How are we doing? Grade: F. The 2005 Stormwater Plan states that while its provisions serve to meet the letter of the law, it will not protect the environment until further research is accomplished. On page 64 the author recommends “a habitat and biological assessment of the hydraulic capacity of the Eastsound Swale should be started as soon as possible. Information regarding the seasonal water levels and flow rates in the County wetlands is non-existent. The data gathered will help the county estimate the hydraulic capacity of the system for storage treatment and habitat.” No studies have been done, no rights to manage the swale, nor easements, have been acquired by the county, as called for in the plan.

C. Planning Actions. To achieve the goals of this plan, several planning efforts must be pursued.

1. A goal of this plan is the establishment of an effective off-street public parking program for the village.

How are we doing? Grade: F. Establishing an effective off-street parking program is an excellent idea.


2. A capital facilities plan for the Eastsound area should be adopted in accordance with requirements of theState Growth Management Act. This should describe existing sewer, water and fire protection service capacities and plans for long-term service expansion. (See SJCC 16.55.110(D).)

How are we doing? Grade: D. No unified capital facilities plan exists for Eastsound. Separate entities have their own sewer, water and fire plans, but there is no regular communication, cooperation nor consensus between any of them and the county. On page 4 of the long-range drainage plan for Eastsound, Jerry Rasmussen states “the Eastsound UGA can improve efficiency and delivery of services by assuming responsibility for planning, organizing, and managing its future needs through a single organization.”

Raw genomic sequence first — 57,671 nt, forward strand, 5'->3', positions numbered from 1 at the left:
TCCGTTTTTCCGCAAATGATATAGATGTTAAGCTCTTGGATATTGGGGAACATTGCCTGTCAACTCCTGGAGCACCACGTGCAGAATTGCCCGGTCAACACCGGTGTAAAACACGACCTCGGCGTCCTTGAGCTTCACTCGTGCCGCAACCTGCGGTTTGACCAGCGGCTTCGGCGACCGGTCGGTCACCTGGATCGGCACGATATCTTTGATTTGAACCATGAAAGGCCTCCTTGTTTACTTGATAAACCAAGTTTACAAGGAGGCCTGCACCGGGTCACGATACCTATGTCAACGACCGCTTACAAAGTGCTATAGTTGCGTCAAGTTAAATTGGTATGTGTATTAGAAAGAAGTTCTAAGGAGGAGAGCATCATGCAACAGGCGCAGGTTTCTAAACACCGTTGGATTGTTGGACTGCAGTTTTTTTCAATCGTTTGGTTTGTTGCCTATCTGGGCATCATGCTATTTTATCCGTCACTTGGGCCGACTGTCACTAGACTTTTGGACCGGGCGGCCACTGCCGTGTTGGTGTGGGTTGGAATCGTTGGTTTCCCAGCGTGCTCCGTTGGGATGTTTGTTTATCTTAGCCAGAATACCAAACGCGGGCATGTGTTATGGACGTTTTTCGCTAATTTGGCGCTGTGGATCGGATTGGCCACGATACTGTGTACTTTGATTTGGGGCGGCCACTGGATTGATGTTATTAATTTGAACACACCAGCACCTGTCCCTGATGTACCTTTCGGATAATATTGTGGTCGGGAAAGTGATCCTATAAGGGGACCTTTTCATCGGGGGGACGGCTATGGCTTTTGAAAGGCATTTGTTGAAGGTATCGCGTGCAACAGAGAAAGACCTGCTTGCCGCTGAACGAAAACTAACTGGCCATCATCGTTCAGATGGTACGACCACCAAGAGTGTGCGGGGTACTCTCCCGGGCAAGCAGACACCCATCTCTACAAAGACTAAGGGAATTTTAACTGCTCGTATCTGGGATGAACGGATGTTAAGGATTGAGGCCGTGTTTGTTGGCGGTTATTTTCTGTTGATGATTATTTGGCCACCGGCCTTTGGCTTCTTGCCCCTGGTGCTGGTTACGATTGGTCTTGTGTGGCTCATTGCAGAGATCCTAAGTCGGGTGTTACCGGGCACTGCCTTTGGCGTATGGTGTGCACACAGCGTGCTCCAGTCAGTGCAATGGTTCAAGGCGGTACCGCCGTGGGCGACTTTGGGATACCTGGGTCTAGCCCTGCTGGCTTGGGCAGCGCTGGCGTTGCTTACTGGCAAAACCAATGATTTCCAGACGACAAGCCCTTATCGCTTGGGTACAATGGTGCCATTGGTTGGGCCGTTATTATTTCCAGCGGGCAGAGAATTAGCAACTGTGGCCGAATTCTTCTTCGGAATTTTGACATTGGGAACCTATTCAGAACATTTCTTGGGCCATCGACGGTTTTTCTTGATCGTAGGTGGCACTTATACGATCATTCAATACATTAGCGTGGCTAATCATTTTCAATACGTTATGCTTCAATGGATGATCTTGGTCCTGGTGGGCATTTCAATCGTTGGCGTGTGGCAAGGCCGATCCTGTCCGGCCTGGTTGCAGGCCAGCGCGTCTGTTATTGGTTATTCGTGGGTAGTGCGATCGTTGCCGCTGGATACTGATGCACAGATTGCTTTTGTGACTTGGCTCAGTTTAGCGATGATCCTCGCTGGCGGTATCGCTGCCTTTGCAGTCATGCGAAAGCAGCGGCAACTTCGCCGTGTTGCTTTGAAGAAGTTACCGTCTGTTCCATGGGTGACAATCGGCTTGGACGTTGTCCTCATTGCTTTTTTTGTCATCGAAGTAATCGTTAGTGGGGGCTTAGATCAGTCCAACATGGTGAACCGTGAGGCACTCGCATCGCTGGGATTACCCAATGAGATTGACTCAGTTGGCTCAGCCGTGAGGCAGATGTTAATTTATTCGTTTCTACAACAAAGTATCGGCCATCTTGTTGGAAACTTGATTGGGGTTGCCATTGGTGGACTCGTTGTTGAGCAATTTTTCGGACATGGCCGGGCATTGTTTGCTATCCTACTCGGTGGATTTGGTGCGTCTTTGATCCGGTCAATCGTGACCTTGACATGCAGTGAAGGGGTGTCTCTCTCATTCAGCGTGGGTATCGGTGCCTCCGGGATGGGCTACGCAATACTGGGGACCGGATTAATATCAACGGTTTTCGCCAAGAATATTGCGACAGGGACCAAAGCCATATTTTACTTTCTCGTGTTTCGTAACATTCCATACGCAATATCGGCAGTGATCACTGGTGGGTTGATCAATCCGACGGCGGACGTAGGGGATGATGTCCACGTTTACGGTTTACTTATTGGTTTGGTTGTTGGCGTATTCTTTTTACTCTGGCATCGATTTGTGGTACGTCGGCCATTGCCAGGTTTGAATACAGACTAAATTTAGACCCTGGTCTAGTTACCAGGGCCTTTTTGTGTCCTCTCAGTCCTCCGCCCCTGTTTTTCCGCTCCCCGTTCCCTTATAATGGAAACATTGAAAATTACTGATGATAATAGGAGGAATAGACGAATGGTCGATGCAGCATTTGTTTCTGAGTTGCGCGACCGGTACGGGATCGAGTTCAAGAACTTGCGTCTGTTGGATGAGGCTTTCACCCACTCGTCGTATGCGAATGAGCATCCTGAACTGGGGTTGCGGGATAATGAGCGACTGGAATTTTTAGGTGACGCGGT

3. A stormwater management plan and regulations should be prepared for Eastsound in concert with a watershed management plan for East Sound.

How are we doing? Grade: D. The 2005 stormwater plan needs to be adopted with funding included in the budget for a carrying capacity study for Eastsound. Then we can revise the plan as soon as possible to include a watershed management element based on a scientific understanding of the ecosystem.

4. The waterfront access plan to establish legal public access to the village shoreline and to guide County investment in physical improvements is necessary to provide and maintain public access. (See SJCC 16.55.110(C)(3)(a)(vi).)

How are we doing? Grade: C. The waterfront access plan has established legal public access to our shoreline. However, it does not provide funding nor a timeline to create the physical improvements necessary to provide and maintain public access.

5. Actions to comply with the Growth Management Act which will affect Eastsound and this plan include:

a. A review of the consistency of the Eastsound Subarea Plan with the Comprehensive Plan and GMA should be completed, as required by the Comprehensive Plan;